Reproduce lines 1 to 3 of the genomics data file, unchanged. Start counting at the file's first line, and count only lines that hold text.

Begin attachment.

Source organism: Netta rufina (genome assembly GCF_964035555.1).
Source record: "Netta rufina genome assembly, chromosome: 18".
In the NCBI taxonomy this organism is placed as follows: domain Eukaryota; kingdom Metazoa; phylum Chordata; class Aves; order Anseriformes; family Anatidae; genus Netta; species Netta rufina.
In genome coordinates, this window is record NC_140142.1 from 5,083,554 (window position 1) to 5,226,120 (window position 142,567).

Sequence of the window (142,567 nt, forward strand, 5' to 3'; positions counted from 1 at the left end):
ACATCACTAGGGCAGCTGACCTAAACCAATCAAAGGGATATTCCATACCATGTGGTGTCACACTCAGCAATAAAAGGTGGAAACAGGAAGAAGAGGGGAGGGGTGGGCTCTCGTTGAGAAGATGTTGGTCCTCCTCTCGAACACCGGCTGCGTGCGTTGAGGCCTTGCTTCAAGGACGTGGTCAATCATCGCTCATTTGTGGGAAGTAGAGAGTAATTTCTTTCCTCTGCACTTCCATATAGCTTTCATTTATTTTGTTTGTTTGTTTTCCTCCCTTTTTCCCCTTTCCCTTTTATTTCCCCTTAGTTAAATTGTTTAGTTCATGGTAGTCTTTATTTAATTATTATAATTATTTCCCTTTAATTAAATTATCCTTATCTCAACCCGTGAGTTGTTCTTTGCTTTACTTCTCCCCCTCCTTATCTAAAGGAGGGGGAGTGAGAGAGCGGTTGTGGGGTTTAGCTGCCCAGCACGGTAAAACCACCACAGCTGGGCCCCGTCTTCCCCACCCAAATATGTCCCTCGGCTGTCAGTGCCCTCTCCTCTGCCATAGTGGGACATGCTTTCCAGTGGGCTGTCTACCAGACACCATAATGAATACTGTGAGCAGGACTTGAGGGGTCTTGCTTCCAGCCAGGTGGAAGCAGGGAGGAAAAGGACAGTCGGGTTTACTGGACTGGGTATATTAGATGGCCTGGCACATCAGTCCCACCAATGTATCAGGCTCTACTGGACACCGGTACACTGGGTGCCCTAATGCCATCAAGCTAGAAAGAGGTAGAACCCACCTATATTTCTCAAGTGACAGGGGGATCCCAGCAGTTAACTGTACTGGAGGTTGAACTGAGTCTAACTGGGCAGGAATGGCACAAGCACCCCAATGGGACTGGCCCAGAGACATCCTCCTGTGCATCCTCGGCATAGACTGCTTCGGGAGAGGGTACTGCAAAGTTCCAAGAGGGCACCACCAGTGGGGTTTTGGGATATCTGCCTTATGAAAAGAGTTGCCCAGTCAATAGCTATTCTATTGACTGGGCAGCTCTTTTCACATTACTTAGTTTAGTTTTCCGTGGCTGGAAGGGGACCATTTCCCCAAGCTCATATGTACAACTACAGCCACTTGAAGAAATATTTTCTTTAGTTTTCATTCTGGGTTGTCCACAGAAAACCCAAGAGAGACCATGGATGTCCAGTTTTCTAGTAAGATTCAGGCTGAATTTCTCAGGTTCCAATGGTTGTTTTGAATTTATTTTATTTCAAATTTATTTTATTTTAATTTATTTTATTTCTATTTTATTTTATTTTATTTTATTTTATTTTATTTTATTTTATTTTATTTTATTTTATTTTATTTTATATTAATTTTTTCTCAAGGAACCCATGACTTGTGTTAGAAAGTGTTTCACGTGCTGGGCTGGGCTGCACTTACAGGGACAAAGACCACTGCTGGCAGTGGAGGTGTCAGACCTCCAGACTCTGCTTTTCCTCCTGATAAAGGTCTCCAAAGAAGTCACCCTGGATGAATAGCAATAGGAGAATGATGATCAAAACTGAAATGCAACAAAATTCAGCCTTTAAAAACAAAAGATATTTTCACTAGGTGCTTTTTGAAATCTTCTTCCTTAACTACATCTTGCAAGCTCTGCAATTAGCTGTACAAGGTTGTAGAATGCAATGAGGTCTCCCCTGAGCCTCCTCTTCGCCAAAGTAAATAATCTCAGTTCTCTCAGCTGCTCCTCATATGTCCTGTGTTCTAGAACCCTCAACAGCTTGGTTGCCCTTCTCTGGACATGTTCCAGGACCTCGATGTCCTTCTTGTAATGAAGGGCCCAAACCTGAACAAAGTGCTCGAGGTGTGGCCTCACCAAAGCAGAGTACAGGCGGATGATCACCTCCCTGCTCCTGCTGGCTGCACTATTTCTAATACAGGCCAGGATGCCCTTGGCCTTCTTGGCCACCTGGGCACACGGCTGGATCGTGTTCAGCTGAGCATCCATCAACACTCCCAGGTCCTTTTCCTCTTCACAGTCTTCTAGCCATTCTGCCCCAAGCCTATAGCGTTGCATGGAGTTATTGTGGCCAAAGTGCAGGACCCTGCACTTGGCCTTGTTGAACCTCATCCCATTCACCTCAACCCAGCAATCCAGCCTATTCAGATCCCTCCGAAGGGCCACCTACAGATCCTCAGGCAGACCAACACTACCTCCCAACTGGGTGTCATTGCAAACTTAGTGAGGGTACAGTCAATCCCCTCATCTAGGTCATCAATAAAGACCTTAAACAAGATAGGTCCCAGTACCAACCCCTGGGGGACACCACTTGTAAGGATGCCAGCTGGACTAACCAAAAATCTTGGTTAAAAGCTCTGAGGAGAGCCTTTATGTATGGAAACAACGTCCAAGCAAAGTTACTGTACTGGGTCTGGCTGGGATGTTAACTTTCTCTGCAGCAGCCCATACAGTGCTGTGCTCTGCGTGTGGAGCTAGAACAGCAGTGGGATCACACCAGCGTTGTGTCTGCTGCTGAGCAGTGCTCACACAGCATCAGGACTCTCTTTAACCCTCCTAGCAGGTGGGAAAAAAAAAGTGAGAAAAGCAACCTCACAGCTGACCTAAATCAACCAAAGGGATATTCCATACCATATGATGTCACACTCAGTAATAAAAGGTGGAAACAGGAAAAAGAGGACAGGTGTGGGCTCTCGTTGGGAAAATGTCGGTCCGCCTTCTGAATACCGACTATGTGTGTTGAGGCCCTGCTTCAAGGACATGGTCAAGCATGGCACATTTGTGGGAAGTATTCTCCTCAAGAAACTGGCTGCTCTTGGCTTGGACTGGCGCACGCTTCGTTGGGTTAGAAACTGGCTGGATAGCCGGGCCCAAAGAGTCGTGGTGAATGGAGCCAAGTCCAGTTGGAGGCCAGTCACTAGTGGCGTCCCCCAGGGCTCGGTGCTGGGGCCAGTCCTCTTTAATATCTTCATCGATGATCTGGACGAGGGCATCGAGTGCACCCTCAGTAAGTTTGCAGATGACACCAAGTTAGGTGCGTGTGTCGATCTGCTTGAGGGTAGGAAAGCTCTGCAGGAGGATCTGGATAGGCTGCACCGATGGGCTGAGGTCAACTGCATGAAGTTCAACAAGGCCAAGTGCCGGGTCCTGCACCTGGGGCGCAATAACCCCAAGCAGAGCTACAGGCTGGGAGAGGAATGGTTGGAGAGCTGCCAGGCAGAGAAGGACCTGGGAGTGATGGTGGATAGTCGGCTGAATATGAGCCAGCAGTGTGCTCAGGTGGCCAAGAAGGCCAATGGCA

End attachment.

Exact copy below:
Source organism: Netta rufina (genome assembly GCF_964035555.1).
Source record: "Netta rufina genome assembly, chromosome: 18".
In the NCBI taxonomy this organism is placed as follows: domain Eukaryota; kingdom Metazoa; phylum Chordata; class Aves; order Anseriformes; family Anatidae; genus Netta; species Netta rufina.